Telling stories in your healthcare marketing content is advice that’s so common, it’s practically cliche. Yet many healthcare organizations and individual clinicians still aren’t heeding the advice. Those that are, aren’t always telling stories well.
Clinicians who share stories in content can help exponentially more people
Just this week I spoke to a midwife about sharing content to promote her new practice. She claimed to have "no idea what to post." Later in the conversation she mentioned she's pregnant.
A lightbulb went off when I told her, that's what you post to social media!
As marketers representing our own business or a large hospital network, we work hard to help our audience feel we understand what they're going through. But someone who's been through it? How fortunate is that business owner or marketer.
A clinician who is comfortable sharing a story or health journey not only shows empathy toward their current and potential patients, but they are educating and supporting people who may not otherwise have access to that information.
For example, clinicians who are sharing their personal stories of long-COVID are helping others recognize those same symptoms in themselves. Patients are then able to raise the issues with their own physicians about a condition that doctors and researchers are only just discovering.
In an article I wrote for DrTalks.com, Jessica Drummond, DCN shares her lingering symptoms and treatment from long-COVID. As an elite athlete and clinician who treats chronic disease, Drummond is uniquely positioned to help others by sharing her personal story. For example, she recommends waiting to return to exercise – something that Drummond knows firsthand is challenging for athletes.
More recently, Rupa Wong, MD shared a very personal story from the hospital where she was undergoing surgery for fibroids. She decided to share it on her practice public Facebook page because she says, “This is why the information that digital content creators create is so, so important. It makes it so that you don't have to have a best friend who is an OB/Gyn to get educated about your body. The information is available to everyone.”
Powerful stories don't have to come just from chronic diseases or surgeries. Sharing a day to day moment that you experience can help your audience connect to you and what you do.
Here are some questions you can ask yourself to generate powerful stories for your healthcare audience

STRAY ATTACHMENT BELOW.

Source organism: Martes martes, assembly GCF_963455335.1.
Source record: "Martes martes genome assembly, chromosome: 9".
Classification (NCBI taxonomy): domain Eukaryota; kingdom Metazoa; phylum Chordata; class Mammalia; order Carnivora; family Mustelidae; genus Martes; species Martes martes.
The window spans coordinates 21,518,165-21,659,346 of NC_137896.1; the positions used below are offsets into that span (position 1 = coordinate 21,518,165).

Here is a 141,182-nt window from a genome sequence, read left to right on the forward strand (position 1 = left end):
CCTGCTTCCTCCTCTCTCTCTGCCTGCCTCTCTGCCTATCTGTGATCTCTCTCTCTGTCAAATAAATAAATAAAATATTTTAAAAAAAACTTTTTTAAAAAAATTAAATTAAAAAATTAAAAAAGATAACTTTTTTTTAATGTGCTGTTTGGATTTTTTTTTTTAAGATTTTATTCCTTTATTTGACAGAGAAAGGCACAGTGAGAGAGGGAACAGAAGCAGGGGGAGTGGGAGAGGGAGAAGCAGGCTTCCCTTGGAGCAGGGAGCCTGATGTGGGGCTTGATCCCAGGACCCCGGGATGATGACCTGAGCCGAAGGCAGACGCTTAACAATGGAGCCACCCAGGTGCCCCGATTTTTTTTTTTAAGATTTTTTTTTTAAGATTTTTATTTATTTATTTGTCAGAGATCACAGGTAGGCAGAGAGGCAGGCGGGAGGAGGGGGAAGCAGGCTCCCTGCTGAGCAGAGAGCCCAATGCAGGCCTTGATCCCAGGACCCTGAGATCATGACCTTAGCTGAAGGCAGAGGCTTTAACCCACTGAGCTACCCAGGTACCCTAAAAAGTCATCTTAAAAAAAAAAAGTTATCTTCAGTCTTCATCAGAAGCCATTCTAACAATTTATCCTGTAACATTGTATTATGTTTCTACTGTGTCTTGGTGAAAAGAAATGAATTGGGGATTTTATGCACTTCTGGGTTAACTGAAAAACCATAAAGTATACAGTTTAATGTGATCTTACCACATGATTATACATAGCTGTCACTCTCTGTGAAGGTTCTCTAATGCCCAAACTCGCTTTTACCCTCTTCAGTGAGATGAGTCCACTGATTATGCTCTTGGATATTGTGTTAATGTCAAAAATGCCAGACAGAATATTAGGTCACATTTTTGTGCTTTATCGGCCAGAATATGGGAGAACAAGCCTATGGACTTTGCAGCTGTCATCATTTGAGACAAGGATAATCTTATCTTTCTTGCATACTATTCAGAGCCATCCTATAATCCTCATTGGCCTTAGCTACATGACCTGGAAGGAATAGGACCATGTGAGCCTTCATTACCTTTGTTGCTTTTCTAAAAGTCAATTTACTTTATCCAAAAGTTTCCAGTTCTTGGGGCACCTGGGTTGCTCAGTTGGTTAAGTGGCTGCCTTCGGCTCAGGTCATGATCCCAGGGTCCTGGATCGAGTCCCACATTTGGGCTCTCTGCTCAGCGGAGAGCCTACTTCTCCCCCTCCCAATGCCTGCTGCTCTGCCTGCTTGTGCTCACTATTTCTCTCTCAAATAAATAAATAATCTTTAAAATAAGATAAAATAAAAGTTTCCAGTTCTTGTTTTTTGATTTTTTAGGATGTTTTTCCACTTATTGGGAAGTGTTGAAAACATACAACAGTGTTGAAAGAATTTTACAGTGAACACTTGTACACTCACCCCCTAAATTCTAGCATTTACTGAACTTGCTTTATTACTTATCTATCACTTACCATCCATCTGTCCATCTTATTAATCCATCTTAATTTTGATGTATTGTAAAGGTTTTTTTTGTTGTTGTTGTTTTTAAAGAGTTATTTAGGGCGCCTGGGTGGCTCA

Was there a moment when everything changed? (Connect that to how you can change something for your audience)
What was some important lessons I learned and when was the moment I learned it? (Connect that to how you help your audience learn or practice this lesson)
What was something important you accomplished and what did it take to do it? (Connect that to how you help your audience get there)
What was something you hard you still managed to learn and what was that like for you? (Connect that to how it helps you show empathy)
What was something really special for you as a kid and why? (Connect that to a way you make an experience working with you more pleasant)
When was a time when you didn’t have the right tools you needed? (Connect that to how you ensure your audience does have the tools they need)
When was a time someone went out of their way to help you? (Connect that to how you help others)
When did you feel most proud to be doing this work? (Connect to how you are grateful to your audience)
When did you feel you were meant to do this? (Connect to how you help others)
How to share stories so they resonate
Once you have a story, it’s important that you describe the moment in time so that your audience can picture the scene. Share small details like the name of the teacher, the car model or the breed of the dog you found. Then, tie the end of the story to an important message for your audience. You can usually find a few messages that work for each story so that you can reuse the story.
Here’s a framework for how to tell a story:
Open with something to draw in your reader or listener. On social media, you only have a line or two to draw your reader in, so use an opening like…Has this ever happened to you? Can you relate to this? Imagine this: and then set the scene. In a blog or an email, you have more wiggle room to start a story out with an opening that paints a more detailed picture.
Next, share the actual story. You can change details for privacy, but share a few actual details so your audience can visualize your story.
Tie your story to a message. For example, the message can be that they’re not alone. Or that their objection doesn’t have to be a stumbling block.